VA, Regenstrief Study Tackles Alert Fatigue

April 11, 2013
A study by researchers from the Indianapolis-based Regenstrief Institute and U.S. Department of Veterans Affairs provides a look at how health care providers react to medication alerts generated by electronic medical record systems and addresses the growing issue of alert fatigue. The researchers concluded that clinical alerts need to be more useful and usable for physicians in order to avoid desensitization.

A study by researchers from the Indianapolis-based Regenstrief Institute and U.S. Department of Veterans Affairs provides a look at how health care providers react to medication alerts generated by electronic medical record systems and addresses the growing issue of alert fatigue. The researchers concluded that clinical alerts need to be more useful and usable for physicians in order to avoid desensitization.

The researchers observed providers as they treated patients to learn about the strengths and weaknesses of medication alerts for the study. They found the most common medication alerts are warnings about patient allergies, drug interactions and duplicate prescriptions. The alerts, critical to patient safety, they say, can be triggered by many factors including the prescription of a new medication or a change in a patient's laboratory test results. Too many alerts, the researchers, can lead to alert fatigue.

"As a human factors research scientist, I am interested in learning how to improve the usability of electronic medical records systems so doctors, nurses and pharmacists can work more effectively. I also am interested in finding ways to make health care delivery safer for patients," Alissa Russ, Ph.D., a research scientist with the Center of Excellence on Implementing Evidence-Based Practice at the Richard L. Roudebush VA Medical Center in Indianapolis, and co-author of the study, said in a statement.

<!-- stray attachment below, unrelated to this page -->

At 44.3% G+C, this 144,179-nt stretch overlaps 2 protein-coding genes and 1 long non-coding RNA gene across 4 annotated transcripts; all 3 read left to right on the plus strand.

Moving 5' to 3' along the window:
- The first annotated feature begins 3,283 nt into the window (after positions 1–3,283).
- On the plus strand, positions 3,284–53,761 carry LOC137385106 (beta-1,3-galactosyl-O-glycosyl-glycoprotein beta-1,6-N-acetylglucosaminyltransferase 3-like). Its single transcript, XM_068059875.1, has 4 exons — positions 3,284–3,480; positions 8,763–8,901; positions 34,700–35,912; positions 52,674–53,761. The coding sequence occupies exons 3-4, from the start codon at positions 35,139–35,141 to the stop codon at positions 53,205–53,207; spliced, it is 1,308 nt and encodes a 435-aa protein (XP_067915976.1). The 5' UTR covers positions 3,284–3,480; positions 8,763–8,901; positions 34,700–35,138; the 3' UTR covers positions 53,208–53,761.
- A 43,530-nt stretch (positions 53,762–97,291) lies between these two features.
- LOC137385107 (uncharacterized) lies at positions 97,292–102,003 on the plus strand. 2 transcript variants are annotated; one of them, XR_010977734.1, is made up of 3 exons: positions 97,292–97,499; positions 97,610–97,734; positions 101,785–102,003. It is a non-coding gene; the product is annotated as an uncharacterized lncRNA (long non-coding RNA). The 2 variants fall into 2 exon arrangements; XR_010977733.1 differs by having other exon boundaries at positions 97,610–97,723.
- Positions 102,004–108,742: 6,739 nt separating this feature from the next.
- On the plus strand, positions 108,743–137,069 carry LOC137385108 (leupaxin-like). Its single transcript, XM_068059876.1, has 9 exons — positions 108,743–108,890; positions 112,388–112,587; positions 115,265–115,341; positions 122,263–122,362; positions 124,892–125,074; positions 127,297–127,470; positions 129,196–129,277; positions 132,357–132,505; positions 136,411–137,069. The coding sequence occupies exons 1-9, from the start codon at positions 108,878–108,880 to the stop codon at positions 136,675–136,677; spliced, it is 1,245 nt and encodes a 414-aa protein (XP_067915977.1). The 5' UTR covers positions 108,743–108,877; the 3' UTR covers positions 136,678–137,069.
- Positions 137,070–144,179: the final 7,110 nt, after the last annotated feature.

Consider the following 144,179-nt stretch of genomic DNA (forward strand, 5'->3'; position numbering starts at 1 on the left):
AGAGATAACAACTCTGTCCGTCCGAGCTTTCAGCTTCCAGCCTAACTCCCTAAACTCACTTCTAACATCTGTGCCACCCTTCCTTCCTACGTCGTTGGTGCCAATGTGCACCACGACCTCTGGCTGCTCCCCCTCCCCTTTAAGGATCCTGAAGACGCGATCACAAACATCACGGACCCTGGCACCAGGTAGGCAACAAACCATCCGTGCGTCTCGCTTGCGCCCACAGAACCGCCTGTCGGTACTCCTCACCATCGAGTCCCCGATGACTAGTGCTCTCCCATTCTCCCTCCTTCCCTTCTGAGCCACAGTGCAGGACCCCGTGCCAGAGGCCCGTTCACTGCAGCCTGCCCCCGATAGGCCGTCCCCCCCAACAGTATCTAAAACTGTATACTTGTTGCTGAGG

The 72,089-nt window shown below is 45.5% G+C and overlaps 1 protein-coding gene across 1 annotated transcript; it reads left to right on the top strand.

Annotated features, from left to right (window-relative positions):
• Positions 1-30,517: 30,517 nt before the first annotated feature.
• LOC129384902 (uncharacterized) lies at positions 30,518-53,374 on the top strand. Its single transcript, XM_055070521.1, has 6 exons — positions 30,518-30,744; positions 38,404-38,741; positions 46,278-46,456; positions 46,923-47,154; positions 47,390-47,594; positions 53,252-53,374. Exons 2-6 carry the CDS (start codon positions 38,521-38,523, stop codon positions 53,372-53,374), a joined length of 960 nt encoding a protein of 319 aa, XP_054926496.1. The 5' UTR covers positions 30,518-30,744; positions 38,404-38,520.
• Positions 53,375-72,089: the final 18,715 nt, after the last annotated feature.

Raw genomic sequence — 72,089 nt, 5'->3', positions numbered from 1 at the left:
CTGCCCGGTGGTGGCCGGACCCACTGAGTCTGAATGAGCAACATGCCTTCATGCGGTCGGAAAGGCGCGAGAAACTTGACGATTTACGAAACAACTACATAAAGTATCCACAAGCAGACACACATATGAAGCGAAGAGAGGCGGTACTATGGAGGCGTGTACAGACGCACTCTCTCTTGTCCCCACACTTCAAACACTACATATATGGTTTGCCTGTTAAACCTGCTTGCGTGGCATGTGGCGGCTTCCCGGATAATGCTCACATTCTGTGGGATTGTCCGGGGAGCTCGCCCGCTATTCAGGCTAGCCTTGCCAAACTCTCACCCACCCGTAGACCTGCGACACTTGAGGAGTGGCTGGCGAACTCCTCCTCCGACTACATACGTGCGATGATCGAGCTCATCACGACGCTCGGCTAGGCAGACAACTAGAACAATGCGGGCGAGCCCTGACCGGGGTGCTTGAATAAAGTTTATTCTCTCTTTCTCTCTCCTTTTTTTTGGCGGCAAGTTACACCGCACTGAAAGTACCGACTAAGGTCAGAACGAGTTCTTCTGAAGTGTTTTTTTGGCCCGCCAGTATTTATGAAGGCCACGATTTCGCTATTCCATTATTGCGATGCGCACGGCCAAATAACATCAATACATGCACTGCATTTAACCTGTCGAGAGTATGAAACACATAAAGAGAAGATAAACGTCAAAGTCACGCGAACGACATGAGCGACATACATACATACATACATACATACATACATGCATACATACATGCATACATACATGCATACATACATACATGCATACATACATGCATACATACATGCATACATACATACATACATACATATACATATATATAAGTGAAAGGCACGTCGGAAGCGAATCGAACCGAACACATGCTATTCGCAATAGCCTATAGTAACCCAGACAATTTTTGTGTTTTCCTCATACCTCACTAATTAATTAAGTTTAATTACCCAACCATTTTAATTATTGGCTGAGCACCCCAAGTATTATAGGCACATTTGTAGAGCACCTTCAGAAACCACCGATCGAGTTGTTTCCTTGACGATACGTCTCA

The researchers looked at 320 medication alerts generated by an electronic medical record system, which was looked at by 30 doctors, nurse practitioners and pharmacists who treated 146 patients in a variety of outpatient clinics. The authors identified nine factors that influence prescribers as they encounter alerts, providing a detailed description of 44 components that contribute to these factors. Uncertainty, pharmacy-designed alerts were a few reasons why practitioners ignored alerts.

"Too many alerts and overly detailed alerts are a common source of frustration across electronic medical record systems," Dr. Russ said. "Unless we improve medication alerts so they contain information that users need to make decisions, the problem of alert fatigue will grow as EMR systems expand beyond single hospitals and share more data."

The study, "Prescribers' Interactions With Medication Alerts at the Point of Prescribing: A Multi-Method, In Situ Investigation of the Human-Computer Interaction" appears in the April 2012 issue of the International Journal of Medical Informatics.

For more on alert fatigue, check out this feature from HCI Assistant Editor in this month’s issue.

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